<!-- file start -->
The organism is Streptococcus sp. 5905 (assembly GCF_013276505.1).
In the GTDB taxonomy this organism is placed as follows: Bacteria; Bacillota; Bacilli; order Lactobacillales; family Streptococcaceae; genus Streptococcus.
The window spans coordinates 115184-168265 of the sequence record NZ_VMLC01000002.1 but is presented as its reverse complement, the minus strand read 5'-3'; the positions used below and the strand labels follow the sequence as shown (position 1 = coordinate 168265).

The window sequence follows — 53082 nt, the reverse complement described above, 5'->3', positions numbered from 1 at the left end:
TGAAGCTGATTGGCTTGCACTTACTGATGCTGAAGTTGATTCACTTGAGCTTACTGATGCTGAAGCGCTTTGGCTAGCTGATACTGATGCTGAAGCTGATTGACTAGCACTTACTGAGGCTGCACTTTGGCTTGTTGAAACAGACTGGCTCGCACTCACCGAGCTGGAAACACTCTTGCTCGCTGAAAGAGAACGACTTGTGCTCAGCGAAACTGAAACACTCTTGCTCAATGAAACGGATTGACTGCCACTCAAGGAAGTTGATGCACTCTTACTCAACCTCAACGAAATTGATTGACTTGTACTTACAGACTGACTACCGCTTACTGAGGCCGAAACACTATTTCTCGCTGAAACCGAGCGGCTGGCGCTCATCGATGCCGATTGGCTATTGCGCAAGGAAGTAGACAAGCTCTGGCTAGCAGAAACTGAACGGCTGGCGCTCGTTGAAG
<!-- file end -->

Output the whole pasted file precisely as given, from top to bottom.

The organism is Streptococcus sp. 5905 (assembly GCF_013276505.1).
In the GTDB taxonomy this organism is placed as follows: Bacteria; Bacillota; Bacilli; order Lactobacillales; family Streptococcaceae; genus Streptococcus.
The window spans coordinates 115184-168265 of the sequence record NZ_VMLC01000002.1 but is presented as its reverse complement, the minus strand read 5'-3'; the positions used below and the strand labels follow the sequence as shown (position 1 = coordinate 168265).

The window sequence follows — 53082 nt, the reverse complement described above, 5'->3', positions numbered from 1 at the left end:
TGAAGCTGATTGGCTTGCACTTACTGATGCTGAAGTTGATTCACTTGAGCTTACTGATGCTGAAGCGCTTTGGCTAGCTGATACTGATGCTGAAGCTGATTGACTAGCACTTACTGAGGCTGCACTTTGGCTTGTTGAAACAGACTGGCTCGCACTCACCGAGCTGGAAACACTCTTGCTCGCTGAAAGAGAACGACTTGTGCTCAGCGAAACTGAAACACTCTTGCTCAATGAAACGGATTGACTGCCACTCAAGGAAGTTGATGCACTCTTACTCAACCTCAACGAAATTGATTGACTTGTACTTACAGACTGACTACCGCTTACTGAGGCCGAAACACTATTTCTCGCTGAAACCGAGCGGCTGGCGCTCATCGATGCCGATTGGCTATTGCGCAAGGAAGTAGACAAGCTCTGGCTAGCAGAAACTGAACGGCTGGCGCTCGTTGAAG